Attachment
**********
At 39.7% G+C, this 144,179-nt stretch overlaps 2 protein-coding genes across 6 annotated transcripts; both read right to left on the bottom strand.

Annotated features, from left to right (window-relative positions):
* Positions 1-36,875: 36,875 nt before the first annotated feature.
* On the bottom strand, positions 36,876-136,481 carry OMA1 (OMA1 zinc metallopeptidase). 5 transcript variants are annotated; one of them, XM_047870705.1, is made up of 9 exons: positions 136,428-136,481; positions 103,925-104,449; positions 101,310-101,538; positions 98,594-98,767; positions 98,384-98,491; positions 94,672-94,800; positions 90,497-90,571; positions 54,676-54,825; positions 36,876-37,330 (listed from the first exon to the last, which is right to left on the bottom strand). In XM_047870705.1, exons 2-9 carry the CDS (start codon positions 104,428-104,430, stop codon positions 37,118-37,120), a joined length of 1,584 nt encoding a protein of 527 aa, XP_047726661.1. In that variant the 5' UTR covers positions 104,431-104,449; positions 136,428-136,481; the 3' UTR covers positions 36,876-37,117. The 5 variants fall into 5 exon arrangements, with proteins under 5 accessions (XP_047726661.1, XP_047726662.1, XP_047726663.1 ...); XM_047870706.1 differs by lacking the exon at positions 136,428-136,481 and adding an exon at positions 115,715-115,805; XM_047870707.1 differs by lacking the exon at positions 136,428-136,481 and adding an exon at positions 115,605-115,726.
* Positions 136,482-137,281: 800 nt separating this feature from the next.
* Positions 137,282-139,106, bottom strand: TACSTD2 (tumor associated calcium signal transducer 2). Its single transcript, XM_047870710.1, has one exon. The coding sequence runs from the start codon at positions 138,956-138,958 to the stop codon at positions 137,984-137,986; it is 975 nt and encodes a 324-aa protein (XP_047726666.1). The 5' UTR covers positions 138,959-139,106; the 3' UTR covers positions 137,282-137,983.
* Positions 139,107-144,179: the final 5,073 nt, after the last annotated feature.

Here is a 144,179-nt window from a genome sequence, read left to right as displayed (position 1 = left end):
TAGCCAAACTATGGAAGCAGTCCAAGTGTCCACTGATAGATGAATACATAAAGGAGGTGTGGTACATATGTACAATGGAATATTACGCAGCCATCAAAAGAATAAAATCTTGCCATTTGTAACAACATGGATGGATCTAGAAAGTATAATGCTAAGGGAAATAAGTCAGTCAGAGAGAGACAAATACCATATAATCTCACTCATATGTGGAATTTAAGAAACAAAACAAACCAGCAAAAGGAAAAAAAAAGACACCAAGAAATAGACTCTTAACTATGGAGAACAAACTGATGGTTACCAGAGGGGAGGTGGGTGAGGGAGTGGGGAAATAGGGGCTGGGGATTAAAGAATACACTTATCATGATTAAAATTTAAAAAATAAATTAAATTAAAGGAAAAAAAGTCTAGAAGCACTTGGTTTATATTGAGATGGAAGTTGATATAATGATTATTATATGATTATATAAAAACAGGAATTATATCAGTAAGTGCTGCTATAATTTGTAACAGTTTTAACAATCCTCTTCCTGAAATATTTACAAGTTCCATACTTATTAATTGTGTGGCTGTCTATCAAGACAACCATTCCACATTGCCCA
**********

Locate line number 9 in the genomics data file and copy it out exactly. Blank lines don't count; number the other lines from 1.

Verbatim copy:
TAGCCAAACTATGGAAGCAGTCCAAGTGTCCACTGATAGATGAATACATAAAGGAGGTGTGGTACATATGTACAATGGAATATTACGCAGCCATCAAAAGAATAAAATCTTGCCATTTGTAACAACATGGATGGATCTAGAAAGTATAATGCTAAGGGAAATAAGTCAGTCAGAGAGAGACAAATACCATATAATCTCACTCATATGTGGAATTTAAGAAACAAAACAAACCAGCAAAAGGAAAAAAAAAGACACCAAGAAATAGACTCTTAACTATGGAGAACAAACTGATGGTTACCAGAGGGGAGGTGGGTGAGGGAGTGGGGAAATAGGGGCTGGGGATTAAAGAATACACTTATCATGATTAAAATTTAAAAAATAAATTAAATTAAAGGAAAAAAAGTCTAGAAGCACTTGGTTTATATTGAGATGGAAGTTGATATAATGATTATTATATGATTATATAAAAACAGGAATTATATCAGTAAGTGCTGCTATAATTTGTAACAGTTTTAACAATCCTCTTCCTGAAATATTTACAAGTTCCATACTTATTAATTGTGTGGCTGTCTATCAAGACAACCATTCCACATTGCCCA